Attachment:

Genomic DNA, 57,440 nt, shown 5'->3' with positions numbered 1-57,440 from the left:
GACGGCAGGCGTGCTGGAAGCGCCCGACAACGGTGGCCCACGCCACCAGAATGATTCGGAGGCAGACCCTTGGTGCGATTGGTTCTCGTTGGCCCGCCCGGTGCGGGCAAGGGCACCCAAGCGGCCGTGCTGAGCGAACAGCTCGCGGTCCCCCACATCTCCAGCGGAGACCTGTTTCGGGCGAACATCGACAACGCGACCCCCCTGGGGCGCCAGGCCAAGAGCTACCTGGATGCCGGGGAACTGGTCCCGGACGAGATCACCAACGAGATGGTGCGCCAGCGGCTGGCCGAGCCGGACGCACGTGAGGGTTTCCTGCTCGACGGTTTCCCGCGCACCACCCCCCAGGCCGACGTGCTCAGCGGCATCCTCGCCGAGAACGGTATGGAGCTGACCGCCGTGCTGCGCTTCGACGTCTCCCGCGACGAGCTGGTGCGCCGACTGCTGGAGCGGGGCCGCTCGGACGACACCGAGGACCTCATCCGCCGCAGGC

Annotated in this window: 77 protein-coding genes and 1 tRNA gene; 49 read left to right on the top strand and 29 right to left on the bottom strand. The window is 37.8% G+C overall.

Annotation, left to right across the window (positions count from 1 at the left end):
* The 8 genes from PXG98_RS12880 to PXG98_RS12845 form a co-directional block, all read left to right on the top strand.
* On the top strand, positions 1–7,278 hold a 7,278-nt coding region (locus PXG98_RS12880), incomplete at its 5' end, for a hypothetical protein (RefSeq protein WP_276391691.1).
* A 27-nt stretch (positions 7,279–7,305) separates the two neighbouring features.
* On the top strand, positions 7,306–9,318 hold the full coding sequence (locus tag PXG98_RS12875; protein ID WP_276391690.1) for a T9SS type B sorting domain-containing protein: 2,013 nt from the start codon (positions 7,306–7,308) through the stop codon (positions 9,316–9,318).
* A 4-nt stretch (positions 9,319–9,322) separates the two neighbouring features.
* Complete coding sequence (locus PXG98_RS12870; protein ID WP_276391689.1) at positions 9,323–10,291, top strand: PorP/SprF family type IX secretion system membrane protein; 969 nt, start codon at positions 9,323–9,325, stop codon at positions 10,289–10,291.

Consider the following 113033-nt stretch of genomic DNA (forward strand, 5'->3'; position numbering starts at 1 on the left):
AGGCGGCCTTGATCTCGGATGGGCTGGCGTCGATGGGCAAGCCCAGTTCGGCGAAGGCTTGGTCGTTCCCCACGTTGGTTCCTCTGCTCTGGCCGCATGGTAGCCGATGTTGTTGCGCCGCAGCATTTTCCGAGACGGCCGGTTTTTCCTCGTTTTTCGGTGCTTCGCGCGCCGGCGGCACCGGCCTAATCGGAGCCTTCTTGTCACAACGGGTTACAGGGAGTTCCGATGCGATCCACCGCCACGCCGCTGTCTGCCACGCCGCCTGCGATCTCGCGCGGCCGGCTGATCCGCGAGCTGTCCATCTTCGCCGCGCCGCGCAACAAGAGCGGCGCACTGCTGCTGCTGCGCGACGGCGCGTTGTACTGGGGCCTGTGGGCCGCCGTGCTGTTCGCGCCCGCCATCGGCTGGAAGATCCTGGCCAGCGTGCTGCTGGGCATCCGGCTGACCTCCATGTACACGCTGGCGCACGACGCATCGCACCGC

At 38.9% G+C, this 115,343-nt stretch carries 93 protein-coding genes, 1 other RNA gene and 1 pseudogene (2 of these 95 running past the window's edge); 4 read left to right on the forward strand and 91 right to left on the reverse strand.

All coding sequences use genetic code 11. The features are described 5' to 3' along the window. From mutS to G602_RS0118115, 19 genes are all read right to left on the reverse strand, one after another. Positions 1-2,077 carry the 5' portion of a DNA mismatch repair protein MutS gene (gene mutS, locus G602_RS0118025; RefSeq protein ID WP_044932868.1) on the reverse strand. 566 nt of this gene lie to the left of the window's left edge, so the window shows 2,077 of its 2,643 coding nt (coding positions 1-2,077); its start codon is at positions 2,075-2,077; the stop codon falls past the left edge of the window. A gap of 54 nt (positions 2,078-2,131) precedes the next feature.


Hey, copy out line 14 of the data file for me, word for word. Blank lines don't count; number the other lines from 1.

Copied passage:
All coding sequences use genetic code 11. The features are described 5' to 3' along the window. From mutS to G602_RS0118115, 19 genes are all read right to left on the reverse strand, one after another. Positions 1-2,077 carry the 5' portion of a DNA mismatch repair protein MutS gene (gene mutS, locus G602_RS0118025; RefSeq protein ID WP_044932868.1) on the reverse strand. 566 nt of this gene lie to the left of the window's left edge, so the window shows 2,077 of its 2,643 coding nt (coding positions 1-2,077); its start codon is at positions 2,075-2,077; the stop codon falls past the left edge of the window. A gap of 54 nt (positions 2,078-2,131) precedes the next feature.